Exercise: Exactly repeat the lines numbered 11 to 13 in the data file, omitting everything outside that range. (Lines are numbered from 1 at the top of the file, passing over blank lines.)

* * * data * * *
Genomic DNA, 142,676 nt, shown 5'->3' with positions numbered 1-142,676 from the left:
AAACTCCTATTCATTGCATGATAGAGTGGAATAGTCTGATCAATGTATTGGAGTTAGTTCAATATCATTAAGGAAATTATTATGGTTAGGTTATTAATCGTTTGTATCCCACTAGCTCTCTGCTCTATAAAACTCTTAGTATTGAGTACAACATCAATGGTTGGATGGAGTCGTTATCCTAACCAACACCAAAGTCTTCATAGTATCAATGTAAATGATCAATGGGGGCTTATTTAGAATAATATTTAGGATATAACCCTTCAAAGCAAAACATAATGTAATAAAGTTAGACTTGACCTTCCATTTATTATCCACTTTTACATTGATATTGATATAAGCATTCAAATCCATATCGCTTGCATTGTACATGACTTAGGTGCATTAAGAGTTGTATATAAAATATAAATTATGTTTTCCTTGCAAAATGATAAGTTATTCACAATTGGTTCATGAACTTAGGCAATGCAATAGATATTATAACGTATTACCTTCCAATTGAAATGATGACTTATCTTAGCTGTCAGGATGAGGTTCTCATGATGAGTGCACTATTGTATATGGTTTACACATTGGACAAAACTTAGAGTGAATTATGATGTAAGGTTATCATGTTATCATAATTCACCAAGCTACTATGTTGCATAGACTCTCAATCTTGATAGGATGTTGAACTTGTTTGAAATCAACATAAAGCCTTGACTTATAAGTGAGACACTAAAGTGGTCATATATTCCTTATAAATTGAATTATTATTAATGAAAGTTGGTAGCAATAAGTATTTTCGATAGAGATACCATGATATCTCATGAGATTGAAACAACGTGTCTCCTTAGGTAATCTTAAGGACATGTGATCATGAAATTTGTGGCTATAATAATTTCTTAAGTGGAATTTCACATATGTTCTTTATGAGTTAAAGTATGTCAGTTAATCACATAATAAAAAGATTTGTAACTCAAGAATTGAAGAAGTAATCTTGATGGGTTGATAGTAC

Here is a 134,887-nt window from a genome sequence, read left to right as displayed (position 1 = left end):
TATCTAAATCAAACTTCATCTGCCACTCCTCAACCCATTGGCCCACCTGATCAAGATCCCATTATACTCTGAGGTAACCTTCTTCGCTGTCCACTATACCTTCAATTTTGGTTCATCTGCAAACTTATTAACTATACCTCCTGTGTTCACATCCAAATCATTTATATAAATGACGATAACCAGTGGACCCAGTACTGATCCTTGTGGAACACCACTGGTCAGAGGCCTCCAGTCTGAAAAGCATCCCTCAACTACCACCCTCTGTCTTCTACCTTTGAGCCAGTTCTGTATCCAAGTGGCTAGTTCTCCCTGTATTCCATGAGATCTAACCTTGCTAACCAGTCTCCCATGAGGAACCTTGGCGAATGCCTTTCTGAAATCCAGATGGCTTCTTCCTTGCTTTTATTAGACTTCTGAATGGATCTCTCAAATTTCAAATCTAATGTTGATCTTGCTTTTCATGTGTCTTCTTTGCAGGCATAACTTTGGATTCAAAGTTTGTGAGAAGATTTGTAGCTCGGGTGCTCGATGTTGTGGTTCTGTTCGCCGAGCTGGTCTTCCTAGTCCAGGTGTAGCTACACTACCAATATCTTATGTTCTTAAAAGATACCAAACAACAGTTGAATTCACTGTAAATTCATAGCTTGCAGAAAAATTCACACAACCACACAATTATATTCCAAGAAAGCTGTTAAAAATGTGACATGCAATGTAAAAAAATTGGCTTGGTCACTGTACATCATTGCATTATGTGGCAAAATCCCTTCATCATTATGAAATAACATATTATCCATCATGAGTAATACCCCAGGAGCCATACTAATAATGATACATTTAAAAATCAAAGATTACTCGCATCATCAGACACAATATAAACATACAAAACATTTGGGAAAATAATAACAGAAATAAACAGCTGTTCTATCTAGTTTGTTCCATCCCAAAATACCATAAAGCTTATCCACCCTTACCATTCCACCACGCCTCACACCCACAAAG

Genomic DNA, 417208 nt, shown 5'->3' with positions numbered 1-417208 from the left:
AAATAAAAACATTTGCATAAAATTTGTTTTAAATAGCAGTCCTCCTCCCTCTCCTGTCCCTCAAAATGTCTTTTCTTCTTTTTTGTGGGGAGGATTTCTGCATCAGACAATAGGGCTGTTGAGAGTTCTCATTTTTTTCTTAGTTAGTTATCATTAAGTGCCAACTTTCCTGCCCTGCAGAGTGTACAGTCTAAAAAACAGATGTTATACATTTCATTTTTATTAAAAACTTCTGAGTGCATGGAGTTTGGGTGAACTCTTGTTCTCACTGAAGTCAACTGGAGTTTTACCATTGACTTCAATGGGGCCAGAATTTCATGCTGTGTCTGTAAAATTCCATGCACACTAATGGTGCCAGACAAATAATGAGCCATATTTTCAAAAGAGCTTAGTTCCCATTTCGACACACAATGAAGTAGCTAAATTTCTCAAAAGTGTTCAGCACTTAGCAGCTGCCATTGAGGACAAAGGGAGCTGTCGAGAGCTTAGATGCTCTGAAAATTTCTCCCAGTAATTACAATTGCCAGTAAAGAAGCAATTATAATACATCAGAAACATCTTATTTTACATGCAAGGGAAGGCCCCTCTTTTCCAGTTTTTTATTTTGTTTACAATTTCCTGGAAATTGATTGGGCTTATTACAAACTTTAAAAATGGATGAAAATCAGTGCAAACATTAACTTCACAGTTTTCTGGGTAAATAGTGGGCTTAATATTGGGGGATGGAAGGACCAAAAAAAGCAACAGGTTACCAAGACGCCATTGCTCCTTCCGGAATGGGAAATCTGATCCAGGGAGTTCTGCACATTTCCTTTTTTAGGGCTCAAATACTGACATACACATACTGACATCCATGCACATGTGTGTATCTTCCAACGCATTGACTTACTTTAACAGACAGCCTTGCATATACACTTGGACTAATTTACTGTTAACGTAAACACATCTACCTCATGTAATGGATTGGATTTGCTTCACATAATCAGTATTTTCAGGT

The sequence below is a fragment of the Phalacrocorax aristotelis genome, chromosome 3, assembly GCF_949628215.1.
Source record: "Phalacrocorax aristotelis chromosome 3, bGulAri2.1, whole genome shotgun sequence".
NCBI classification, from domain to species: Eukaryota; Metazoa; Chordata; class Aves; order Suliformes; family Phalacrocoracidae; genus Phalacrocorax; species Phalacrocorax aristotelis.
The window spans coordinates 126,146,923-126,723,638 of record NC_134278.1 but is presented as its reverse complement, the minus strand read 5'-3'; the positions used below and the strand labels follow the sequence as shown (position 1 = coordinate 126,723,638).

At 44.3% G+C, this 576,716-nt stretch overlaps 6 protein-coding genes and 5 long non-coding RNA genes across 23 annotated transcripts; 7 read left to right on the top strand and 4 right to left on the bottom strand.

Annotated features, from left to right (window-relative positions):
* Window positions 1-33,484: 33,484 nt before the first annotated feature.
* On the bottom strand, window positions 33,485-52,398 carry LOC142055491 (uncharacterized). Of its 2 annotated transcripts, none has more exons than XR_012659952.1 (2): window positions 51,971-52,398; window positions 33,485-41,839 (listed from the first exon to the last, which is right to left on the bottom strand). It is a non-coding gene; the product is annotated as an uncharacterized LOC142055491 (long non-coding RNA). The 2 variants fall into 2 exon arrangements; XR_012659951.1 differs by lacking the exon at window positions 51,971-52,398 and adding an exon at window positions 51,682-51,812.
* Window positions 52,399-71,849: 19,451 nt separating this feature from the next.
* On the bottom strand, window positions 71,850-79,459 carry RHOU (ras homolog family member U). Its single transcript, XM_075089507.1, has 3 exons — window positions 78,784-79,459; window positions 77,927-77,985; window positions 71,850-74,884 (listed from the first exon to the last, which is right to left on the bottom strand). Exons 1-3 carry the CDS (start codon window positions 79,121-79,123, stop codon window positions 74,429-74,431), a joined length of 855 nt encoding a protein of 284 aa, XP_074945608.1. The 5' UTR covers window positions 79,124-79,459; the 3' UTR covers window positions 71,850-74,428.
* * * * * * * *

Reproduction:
At 44.3% G+C, this 576,716-nt stretch overlaps 6 protein-coding genes and 5 long non-coding RNA genes across 23 annotated transcripts; 7 read left to right on the top strand and 4 right to left on the bottom strand.

Annotated features, from left to right (window-relative positions):
* Window positions 1-33,484: 33,484 nt before the first annotated feature.